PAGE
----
6. The airborne lidar system defined in claim 4 wherein said signal-storage means comprises a magnetic disc recorder having a magnetic surface defining a plurality of tracks for storing the last received y video signals from each direction in y track portions of another track and for storing control signals related thereto, one control signal being associated with each track portion in which video signals are stored, said recorder including means responsive to some of the stored control signals for successively erasing the earliest received video signals and storing the last received video signals thereinstead, said means for displaying including means responsive to control signals stored on said magnetic surface for controlling the display of said stored video signals whereby the video signals are displayed with respect to a line, defining said flight direction, in the fixed predetermined angles with respect thereto.

7. An airborne lidar system for providing a display aboard an aircraft of conditions of the atmosphere detectable with microwave energy of a predetermined frequency range and the distance of the ground from said aircraft in a common plane including the flight direction of said aircraft the system comprising:

microwave energy transmitting means for transmitting into the atmosphere pulses at a predetermined pulse repetition frequency of microwave energy in a selected fixed frequency range each pulse being transmitted in directions above and below said flight direction at preselected fixed angular relationships with respect thereto, said directions and the flight direction being in a fixed common plane;

microwave energy receiving means for receiving video signals, each comprising the energy of a different transmitted microwave energy pulse which is reflected back by the atmosphere or the ground in a predetermined height range from said flight direction, the characteristics of each video signal being a function of the atmospheric conditions or the ground in the direction from which the signals are received;

signal-storage means for storing the last received y video signals comprising the reflected energy of the last transmitted y microwave energy pulses transmitted in each of said directions above and below said flight direction, said signal-storage means including means for updating the stored signals whereby the earliest received video signals from each direction are erased and the last received video signals are stored therein; and

means for displaying the stored video signals to pro vide a display of information related to the atmospheric conditions above and below the flight direction in said common plane including said flight direction, and the relationship of the ground with respect thereto.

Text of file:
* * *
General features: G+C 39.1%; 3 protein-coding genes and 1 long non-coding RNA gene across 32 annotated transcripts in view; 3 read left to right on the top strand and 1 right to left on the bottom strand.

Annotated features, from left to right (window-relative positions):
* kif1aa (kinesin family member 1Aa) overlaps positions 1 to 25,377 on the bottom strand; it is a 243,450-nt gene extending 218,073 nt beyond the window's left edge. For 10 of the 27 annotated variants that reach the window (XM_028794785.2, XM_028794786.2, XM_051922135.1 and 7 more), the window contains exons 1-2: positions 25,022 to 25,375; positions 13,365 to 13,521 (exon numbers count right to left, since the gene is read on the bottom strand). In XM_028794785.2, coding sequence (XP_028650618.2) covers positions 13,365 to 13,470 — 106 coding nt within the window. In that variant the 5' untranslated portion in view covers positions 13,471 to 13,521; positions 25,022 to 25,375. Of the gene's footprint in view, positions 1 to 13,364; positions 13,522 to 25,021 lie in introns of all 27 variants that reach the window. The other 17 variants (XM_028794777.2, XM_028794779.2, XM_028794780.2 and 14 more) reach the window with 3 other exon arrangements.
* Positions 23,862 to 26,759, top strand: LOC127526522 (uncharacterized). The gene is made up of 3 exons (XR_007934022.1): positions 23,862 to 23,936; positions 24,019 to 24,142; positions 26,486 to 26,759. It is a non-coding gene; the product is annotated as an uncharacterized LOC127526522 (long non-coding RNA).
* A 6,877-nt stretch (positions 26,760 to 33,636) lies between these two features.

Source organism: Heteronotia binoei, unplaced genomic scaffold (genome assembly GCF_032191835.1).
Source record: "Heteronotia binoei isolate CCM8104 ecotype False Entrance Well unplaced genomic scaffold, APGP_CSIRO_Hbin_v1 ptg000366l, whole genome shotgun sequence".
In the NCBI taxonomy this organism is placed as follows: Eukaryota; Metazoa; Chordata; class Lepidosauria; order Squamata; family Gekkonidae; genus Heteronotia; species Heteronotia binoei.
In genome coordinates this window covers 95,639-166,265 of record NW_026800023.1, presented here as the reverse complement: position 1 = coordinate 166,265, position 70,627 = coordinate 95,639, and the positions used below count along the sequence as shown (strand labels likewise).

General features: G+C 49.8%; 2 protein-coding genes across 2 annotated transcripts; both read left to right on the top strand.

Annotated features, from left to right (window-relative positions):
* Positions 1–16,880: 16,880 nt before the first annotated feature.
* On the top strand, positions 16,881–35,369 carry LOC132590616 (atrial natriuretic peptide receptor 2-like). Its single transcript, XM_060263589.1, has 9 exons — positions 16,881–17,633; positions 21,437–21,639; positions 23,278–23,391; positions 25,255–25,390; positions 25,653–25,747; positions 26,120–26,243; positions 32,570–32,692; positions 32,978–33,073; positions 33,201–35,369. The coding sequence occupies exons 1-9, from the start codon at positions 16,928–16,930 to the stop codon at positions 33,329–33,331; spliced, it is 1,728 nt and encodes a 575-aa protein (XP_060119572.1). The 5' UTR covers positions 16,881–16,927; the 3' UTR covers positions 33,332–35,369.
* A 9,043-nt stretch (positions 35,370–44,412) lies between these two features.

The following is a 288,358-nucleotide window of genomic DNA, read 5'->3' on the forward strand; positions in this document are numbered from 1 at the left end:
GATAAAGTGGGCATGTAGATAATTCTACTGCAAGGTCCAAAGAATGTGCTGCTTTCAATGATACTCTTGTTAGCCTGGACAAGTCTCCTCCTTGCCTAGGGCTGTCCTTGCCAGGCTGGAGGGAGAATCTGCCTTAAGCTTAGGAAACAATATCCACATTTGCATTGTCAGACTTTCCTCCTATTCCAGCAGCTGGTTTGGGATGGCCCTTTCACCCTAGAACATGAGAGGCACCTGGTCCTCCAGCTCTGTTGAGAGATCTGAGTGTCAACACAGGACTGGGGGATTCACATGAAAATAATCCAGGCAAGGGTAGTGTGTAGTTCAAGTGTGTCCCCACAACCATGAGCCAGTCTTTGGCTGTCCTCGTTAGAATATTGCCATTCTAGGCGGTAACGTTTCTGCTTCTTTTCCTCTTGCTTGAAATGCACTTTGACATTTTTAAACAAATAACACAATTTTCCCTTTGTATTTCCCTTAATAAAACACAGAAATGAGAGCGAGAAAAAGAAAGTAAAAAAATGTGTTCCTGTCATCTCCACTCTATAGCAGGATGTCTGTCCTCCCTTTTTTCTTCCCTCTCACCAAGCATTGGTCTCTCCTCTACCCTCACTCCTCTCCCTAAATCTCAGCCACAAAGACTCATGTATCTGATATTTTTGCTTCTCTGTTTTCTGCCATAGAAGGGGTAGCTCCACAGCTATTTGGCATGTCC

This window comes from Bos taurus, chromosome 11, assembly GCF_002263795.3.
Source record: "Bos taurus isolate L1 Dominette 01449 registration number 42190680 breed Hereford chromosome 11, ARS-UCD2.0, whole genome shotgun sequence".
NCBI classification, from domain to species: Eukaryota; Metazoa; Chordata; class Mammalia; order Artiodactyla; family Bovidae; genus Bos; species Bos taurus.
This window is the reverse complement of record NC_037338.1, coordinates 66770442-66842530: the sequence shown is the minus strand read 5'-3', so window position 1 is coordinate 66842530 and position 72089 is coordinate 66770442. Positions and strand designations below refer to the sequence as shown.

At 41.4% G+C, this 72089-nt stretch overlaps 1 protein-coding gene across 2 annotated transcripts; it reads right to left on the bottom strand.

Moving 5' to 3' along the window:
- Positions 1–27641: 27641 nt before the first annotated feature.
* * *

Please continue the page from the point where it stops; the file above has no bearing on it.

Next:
8. The airborne system defined in claim 7 wherein said means for displaying include a two-dimensional display surface and a deflectable beam for displaying the characteristics of the video signals as a function of the modulation of said beam on said surface.

9. The airborne system defined in claim 7 wherein said signal-storage means comprises a magnetic disc recorder having a magnetic surface defining a plurality of tracks for storing the last received y video signals from each direction in y track portions of another track and for storing control signals related thereto, said recorder including means for successively erasing the earliest received video signals and storing the last received video signals thereinstead, and means for supplying some of said control signals to said means for displaying to control the display of the stored signals thereon with respect" to a direction, representing the aircrafts flight direction.

10. An airborne lidar system for providing aboard an aircraft a display representing conditions in the atmosphere in directions related to the flight direction of said aircraft the system comprising: I

lidar transmitting and receiving means for transmitting lidar pulses at a predetermined pulse repetition frequency into the atmosphere in at least one direction defined with respect to said flight direction to form a predetermined angle therewith, and for receiving in response to each transmitted pulse video signals comprising of transmitted pulse energy reflected by the atmosphere in a selected height range in the direction in which each lidar pulse is transmitted; signal-storage means for storing a predetermined number of the last received video signals, said signal-storage means including means for updating the stored signals whereby the earliest received signals are erased and the last received signals are store therein;